I spent 2 of my spring
break days working on the boat with very fruitful results:
As mentioned earlier, I actually got the through the hull fittings out last week. I then ground them to a 45 degree angle with a rasp on a die grinder. I did not have the tools needed to make the recommended 12:1 slope for such a repair, but after seeing the results...I don't think it matters that much.
The patches are layered with 8 layers fiber - 1 layer filler - 6 layers fiber - 1 layer filler - 1 layer fine fiber on the inside. Yielding a very strong patch. I layed them up from the inside with a form on the outside to achieve the perfect shape of the repairs.
I cut out the rest of the plywood that was bad in the front of the boat, mainly to make accessing the hardware easier and without worrying about breaking rotten wood. My plan on the inside is to just put new plywood over the lips of the old plywood and reinforce on the back with 2x2s where necessary.
Poof! Hardware all gone. It took about 5 hours to get it all off. I could not get off the sidestay chainplates though because both sides' bottom screw has seized. This would not be a problem if it had a hex head, but it has a very large screwdriver slot. I will try an impact wrench then a drill, then I will freak out because it is impossible to remove.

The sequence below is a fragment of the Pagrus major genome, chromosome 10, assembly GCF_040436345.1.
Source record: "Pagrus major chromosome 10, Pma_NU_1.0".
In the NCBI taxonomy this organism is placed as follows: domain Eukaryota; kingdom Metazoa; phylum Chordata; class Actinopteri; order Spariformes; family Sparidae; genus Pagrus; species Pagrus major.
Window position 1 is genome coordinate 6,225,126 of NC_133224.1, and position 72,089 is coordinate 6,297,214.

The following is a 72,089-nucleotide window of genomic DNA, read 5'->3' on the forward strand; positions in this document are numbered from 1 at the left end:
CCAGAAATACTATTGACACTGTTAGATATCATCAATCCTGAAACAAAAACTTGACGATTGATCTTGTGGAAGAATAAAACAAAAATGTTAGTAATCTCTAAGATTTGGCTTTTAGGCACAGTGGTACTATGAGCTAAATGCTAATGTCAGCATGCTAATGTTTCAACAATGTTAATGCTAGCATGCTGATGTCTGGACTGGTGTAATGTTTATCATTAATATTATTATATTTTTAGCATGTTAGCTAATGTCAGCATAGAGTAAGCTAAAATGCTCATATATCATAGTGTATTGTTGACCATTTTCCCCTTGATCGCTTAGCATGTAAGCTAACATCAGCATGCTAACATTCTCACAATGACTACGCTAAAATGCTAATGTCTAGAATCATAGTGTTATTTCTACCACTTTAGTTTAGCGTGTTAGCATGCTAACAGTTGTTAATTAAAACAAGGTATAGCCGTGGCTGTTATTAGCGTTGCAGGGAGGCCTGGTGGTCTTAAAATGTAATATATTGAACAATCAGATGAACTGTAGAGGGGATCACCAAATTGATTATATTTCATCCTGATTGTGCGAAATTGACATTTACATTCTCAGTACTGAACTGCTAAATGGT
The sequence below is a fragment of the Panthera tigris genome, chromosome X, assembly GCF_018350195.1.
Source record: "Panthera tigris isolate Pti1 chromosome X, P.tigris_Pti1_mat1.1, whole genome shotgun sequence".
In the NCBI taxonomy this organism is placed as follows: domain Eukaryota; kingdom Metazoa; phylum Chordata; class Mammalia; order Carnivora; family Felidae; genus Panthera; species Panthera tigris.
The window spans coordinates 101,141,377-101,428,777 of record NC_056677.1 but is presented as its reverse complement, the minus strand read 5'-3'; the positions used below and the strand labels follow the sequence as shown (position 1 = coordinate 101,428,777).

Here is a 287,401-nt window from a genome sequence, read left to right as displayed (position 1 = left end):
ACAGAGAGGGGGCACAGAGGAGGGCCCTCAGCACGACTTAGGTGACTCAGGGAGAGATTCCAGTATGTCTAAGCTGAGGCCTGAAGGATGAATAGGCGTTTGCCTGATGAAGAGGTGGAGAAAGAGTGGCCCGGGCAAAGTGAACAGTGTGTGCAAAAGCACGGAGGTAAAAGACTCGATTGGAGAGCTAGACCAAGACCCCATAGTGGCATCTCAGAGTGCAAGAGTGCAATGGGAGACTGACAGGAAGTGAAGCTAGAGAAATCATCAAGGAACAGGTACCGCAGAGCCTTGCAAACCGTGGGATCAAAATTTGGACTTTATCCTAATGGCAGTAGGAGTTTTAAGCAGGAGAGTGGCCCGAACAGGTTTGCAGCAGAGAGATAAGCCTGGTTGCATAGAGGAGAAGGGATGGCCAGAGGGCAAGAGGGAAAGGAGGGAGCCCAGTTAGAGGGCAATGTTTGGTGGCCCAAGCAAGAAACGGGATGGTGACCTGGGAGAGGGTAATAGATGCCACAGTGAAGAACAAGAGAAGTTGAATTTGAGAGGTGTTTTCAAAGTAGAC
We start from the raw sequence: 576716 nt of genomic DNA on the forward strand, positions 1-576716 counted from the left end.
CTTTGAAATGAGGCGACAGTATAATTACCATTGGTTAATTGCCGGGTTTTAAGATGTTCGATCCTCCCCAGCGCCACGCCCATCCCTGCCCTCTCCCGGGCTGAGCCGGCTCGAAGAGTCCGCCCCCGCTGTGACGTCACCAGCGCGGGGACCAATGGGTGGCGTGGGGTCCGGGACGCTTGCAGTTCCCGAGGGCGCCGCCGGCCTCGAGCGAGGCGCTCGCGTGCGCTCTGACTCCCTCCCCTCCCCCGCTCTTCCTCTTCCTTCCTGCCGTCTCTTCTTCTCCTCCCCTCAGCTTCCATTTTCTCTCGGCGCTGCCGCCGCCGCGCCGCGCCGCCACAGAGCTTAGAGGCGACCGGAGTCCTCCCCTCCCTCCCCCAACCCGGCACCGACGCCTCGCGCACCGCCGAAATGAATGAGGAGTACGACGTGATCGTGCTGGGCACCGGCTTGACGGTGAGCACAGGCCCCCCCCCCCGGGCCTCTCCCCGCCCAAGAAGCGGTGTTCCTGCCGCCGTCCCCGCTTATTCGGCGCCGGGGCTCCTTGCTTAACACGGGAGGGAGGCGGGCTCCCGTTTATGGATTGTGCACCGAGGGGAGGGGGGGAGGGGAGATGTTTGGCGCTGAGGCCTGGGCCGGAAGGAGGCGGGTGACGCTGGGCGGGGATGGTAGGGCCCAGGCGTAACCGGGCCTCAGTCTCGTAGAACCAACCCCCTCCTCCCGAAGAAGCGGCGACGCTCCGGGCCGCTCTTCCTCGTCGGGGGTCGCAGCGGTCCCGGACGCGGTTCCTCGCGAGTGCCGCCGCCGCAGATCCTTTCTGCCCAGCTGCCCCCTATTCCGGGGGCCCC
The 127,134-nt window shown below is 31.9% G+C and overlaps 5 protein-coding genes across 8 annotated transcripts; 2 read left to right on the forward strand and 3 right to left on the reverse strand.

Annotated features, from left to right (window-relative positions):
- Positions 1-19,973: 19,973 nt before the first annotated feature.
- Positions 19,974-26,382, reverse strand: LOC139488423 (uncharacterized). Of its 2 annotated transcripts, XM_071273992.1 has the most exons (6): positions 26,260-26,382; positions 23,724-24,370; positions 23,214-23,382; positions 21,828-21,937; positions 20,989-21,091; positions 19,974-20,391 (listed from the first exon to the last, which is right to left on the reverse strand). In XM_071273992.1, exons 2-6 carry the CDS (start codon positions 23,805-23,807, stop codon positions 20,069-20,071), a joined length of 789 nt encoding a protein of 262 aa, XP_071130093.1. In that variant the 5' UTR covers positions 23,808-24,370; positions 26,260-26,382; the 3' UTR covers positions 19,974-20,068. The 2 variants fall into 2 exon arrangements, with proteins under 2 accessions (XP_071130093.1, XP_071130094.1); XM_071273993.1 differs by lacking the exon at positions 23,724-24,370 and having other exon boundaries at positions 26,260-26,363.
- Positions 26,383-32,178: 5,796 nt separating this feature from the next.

Here is the crack all nice and repaired. You really cannot see it, which is a good thing because that shows that all the fiberglass is completely wet out. It is about 6 or 8 layers on the main part and 2-3 layers on the trunk. I think and hope I have repaired it strong enough, but with the rebonding of the old layers, I don't think it will be a problem.
That is how she currently stands. Next up is Sanding, sanding, sanding and sanding.
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